Project Number: 3060-32420-003-016-I
Project Type: Interagency Reimbursable Agreement
Start Date: Aug 1, 2023
End Date: Jul 31, 2027
Goal 1: Investigate the absorption, distribution, and depuration of PFAS residues in food animals for which few data exist, and determine the fate of PFAS during carcass composting. Goal 2: Determine the effects of dietary PFAS binding agents on PFAS absorption/tissue accumulation and on PFAS depuration rates. Goal 3: Examine and compare the removal of PFAS compounds by biochars and an activated carbon typically used in water treatment. Goal 4: Determine the effectiveness of microwave irradiation for the destruction of PFAS compounds on biochars and activated carbon. Goal 5: Screen a large number of biochars (50-60) from various feed stocks for PFAS sorption from solution; select high sorbers and determine rates of desorption under various conditions. Goal 6: Utilize the best biochars (maximum sorption, minimum desorption) in greenhouse studies to identify those that maintain soil health, reduce PFAS leaching, and reduce plant PFAS uptake. Goal 7: Use the optimal biochar in a field setting focusing on PFAS sorption, reduction in plant uptake, and soil health endpoints.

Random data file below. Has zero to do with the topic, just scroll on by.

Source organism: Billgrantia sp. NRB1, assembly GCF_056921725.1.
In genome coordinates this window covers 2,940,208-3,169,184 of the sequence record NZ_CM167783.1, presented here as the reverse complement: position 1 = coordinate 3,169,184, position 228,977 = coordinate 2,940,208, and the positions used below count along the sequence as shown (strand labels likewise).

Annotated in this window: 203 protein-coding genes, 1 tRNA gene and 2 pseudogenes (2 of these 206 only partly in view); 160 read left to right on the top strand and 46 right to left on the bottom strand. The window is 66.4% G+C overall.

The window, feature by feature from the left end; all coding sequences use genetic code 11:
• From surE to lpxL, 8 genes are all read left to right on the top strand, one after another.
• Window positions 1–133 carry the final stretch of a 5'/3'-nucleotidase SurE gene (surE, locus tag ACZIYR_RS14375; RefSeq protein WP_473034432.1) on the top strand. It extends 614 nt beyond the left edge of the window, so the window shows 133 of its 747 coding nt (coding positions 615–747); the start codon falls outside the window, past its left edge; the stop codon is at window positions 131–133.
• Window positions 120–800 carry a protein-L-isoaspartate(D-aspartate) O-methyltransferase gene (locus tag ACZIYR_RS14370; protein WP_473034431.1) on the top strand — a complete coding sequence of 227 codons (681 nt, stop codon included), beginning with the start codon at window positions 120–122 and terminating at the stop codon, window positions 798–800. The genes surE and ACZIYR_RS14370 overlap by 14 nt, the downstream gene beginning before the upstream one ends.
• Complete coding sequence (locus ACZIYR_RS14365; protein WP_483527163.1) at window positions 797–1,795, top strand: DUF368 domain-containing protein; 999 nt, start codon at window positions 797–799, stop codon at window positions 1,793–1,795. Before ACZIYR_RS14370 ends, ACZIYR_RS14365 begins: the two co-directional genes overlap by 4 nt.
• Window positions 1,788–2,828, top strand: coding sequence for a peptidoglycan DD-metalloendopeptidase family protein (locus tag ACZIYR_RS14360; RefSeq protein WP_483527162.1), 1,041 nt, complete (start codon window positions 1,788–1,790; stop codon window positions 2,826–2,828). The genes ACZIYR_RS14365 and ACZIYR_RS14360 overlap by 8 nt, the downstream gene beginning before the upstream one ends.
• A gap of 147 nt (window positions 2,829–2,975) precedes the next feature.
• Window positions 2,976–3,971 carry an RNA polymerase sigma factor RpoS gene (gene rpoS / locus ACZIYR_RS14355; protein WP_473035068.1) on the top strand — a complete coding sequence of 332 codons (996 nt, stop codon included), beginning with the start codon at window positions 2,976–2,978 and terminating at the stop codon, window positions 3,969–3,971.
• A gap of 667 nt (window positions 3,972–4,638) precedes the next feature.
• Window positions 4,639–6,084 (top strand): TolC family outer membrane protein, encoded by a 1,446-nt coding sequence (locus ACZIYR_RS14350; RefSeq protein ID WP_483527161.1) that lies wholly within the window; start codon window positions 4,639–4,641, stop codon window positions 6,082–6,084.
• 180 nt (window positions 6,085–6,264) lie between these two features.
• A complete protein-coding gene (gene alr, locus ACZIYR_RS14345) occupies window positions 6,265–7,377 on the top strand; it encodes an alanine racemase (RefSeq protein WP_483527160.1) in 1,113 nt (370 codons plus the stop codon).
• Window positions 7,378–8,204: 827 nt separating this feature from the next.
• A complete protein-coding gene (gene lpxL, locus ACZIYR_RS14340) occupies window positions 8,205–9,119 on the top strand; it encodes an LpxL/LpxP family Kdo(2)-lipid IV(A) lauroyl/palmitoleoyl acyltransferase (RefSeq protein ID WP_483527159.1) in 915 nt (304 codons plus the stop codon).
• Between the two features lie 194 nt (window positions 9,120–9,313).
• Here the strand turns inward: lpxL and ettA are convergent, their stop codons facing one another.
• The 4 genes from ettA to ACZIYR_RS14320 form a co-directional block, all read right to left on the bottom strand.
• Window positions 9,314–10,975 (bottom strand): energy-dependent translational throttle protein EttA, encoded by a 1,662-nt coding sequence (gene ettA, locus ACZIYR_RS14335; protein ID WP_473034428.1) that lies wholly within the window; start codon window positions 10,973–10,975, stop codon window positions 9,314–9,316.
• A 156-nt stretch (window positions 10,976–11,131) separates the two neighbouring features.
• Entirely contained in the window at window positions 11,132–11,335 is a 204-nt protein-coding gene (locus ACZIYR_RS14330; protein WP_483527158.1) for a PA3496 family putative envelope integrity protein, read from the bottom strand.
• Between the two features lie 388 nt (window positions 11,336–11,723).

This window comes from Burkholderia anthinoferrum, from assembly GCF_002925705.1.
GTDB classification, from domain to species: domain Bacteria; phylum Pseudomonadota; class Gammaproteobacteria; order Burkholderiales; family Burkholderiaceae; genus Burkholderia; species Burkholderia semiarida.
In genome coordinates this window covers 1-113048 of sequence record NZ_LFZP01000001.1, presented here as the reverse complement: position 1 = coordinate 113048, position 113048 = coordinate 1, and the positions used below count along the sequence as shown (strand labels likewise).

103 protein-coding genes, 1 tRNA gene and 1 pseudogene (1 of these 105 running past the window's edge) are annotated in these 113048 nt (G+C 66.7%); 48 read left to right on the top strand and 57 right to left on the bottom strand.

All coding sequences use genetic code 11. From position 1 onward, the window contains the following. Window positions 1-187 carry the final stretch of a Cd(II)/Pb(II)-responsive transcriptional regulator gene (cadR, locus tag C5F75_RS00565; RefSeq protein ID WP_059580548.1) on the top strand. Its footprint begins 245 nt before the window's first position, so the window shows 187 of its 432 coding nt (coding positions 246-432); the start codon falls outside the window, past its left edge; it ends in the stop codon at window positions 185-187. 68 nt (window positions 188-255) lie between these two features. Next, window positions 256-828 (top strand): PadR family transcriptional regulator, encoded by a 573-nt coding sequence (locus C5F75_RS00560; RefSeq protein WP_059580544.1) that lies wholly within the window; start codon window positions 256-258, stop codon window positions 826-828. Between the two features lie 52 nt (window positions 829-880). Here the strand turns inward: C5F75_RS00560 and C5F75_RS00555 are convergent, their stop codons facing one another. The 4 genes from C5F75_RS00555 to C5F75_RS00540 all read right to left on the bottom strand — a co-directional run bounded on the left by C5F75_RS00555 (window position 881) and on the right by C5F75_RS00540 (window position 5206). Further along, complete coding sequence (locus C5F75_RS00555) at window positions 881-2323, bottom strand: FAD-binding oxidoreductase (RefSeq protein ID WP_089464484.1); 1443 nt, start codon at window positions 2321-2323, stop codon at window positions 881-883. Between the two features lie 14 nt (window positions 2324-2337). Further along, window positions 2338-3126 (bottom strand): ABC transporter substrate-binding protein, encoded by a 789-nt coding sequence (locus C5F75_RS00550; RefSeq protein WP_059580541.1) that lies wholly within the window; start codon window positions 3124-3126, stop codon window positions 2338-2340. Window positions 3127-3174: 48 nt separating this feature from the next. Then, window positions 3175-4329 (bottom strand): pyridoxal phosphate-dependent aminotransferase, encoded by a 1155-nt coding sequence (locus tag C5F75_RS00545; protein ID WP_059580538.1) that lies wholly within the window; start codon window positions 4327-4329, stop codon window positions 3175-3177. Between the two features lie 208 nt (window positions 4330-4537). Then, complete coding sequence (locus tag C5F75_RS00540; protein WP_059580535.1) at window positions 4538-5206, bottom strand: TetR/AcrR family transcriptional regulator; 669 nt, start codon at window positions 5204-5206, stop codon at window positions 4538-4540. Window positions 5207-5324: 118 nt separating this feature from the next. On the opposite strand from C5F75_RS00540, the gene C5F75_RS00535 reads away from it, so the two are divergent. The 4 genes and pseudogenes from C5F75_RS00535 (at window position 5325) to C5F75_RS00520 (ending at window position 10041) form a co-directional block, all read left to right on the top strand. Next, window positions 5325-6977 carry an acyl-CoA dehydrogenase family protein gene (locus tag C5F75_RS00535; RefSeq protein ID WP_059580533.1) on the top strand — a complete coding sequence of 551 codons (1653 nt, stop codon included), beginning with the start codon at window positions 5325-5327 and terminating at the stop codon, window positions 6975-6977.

Goal 1. Accumulation and depletion of PFAS in edible tissues of farm animals for which few data exist (swine, turkeys, sheep, or goats) will be measured. Animals will be dosed with PFAS in water and/or feed at levels commensurate with environmental contamination (i.e. 100 parts per trillion or lower) with an emphasis on measuring residues in edible products (milk, meat, eggs, etc.). Carcasses from animals will be shared with collaborators for composting. Residues in edible tissues, composted materials, and simulated leachate will be measured using validated LC-MS/MS methods. Goal 2. The effects of dietary PFAS-specific sorbents on the accumulation (6-8-weeks) of PFAS residues in broiler chickens will be measured. PFAS will be fortified into feed and water at environmental concentrations and feeds will contain four levels (0, .5x, 1x, 2x) of sorbent per kg of diet (w/w) where 'x' represents an 4-6 orders of magnitude excess PFAS binding capacity. Modified silica, ion exchange, algal, and biochar based sorbents will be tested. At harvest, blood, liver, and skeletal muscle will be collected for the determination of PFAS residues by liquid chromatography-tandem mass spectrometry. Goals 3 and 5. Cooperators will introduce biochars (~5 g) into solutions (100 mL) containing known quantities of EPA-regulated PFAS: PFOA, PFOS, PFNA, PFHxS, PFBS and HFPO-DA (GenX). Biochar mixtures will be gently stirred for 48h, followed by filtration. Solutions will be analyzed for PFAS concentrations, and removal calculated by difference between starting and final concentrations. Goal 4. Biochars having high PFAS sorptive capacities (Goals 3 and 5) will be microwave (MW) digested to destroy sorbed PFAS in cooperating laboratories. A 2.45 GHz MW oven equipped with a cyclonic inverter will be used irradiate 5.0 g biochar samples in a ceramic crucibles. Power levels and irradiation times will be varied to assess digestive performance and biochar temperature changes. Irradiated biochars will be physically and chemically characterized, rinsed, and the destruction of PFAS assessed by measuring F- in rinse water using ion chromatography. Goal 6. Cooperators will select 3-6 of the best PFAS sorbing biochars for addition (0, 0.5, 1, 1.5% wt:wt) to soil collected from a PFAS contamination site. PFAS concentrations in leachate collected from soils under controlled conditions, soil health endpoints, and PFAS concentrations in above ground plant materials will be measured. Goal 7. A 2-year field trial using biochar identified under Goal 6 will be conduced by cooperators. Biochar will be incorporated in the top 6" of soil in a contamination site located in Maine using appropriate replication. Soils will be planted with a cool season grass used in greenhouse studies. Soil health, soil PFAS concentration, and biomass PFAS concentrations will be measured. Cooperators will use an in vitro method to assess PFAS risk of ingested soil or plant material.